This selection of Dennis's work displays the qualities that have made him so popular, from the waspish satire on office politics, 'Downsizing', to the more sombre musings on mortality in 'On News of a Friend's Sudden Death' or the villanelle 'White Vase' which chillingly imagines the double suicide of Hitler and Eva Braun. Elsewhere contemplation of mortality arouses a determination to revel in today, particularly in poems from his 2008 collection Homeless in My Heart which is his most revealing work to date. Dennis is also cheerfully irreverent about his own past, laughing at the youthful convictions of himself and his "clappy-happy" friends in 'The Summer of Love': "We were very certain, we were very sure/ We were very righteous, (and we were very poor)."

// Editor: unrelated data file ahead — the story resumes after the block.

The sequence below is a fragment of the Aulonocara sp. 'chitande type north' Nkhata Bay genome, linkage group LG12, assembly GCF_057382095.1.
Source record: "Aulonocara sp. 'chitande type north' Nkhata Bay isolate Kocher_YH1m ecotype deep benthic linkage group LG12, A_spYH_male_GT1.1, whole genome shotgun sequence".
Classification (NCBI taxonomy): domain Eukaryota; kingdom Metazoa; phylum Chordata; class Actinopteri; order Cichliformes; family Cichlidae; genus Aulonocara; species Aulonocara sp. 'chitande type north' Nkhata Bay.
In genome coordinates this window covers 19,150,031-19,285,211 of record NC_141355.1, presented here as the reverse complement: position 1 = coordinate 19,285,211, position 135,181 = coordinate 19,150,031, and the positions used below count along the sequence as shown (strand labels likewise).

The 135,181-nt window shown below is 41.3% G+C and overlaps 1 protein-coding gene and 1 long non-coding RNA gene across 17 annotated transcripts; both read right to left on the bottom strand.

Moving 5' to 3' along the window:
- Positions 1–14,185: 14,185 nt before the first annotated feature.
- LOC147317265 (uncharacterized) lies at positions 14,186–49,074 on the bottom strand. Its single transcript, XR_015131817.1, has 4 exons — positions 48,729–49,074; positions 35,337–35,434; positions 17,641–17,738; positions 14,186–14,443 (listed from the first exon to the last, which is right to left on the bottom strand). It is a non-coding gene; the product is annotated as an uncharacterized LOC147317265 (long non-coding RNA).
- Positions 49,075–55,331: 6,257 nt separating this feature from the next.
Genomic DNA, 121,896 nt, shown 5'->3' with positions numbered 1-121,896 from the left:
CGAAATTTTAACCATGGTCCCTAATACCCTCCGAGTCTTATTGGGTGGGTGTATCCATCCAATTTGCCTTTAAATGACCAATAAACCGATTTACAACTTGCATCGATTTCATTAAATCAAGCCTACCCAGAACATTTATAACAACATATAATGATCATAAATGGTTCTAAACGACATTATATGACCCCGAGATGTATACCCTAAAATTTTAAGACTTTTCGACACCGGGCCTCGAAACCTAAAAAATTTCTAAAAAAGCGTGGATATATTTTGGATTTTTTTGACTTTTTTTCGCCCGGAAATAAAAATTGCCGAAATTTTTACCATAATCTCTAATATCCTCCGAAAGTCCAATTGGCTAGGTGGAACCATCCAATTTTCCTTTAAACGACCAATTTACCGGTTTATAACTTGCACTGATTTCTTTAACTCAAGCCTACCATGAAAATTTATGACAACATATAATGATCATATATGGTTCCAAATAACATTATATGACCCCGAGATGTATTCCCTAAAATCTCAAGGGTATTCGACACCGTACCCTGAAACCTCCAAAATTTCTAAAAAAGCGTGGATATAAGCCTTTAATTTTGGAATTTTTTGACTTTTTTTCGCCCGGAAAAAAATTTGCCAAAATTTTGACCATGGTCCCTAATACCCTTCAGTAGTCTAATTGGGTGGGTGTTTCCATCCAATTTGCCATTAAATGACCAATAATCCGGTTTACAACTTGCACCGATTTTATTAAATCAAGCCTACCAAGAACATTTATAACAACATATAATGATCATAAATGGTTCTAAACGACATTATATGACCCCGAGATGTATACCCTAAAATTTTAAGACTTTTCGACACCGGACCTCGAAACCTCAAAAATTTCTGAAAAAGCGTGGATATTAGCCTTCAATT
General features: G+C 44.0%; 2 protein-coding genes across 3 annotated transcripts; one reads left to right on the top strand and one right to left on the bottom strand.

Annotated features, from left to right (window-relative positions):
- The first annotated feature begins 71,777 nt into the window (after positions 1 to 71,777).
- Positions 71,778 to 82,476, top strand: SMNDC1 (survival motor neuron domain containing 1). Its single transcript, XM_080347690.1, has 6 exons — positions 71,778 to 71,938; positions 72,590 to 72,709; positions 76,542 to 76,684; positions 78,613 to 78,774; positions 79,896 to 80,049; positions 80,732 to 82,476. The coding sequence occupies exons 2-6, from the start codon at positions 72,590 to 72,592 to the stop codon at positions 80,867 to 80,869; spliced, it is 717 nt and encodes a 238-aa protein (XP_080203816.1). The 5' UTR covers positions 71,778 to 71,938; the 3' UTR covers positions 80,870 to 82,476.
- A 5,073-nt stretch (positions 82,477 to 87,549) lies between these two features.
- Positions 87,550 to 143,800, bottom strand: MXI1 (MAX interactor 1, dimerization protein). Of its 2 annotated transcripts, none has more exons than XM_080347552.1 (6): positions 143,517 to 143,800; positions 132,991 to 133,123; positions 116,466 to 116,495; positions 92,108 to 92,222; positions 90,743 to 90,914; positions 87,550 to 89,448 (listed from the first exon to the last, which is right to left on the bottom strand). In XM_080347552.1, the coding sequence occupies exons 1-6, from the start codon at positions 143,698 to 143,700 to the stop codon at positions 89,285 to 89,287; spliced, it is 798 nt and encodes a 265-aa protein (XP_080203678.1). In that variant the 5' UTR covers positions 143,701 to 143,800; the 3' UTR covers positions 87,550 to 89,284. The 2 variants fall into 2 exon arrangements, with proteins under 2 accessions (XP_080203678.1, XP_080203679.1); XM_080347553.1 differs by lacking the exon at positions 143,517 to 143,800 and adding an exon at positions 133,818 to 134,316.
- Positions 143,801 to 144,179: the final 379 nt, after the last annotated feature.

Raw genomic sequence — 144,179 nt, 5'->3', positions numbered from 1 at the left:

Dennis's voice (described by one critic as a cross between Carl Sandburg and Winston Churchill) is the perfect vehicle for his work, reciting with roistering energy one minute, with sinister resonance the next - this is a larynx that's been lived in. In the tradition of Adrian Mitchell and Charles Causley, Dennis is proud to be popular. His verse, with its "impish delight in all forms of human desire," (Folio) and celebration of traditional metre and rhyme has connected with a receptive readership, who have found in Dennis "a twenty first century Kipling" (Tom Wolfe).
Felix Dennis's books and CDs are available from www.felixdennis.com.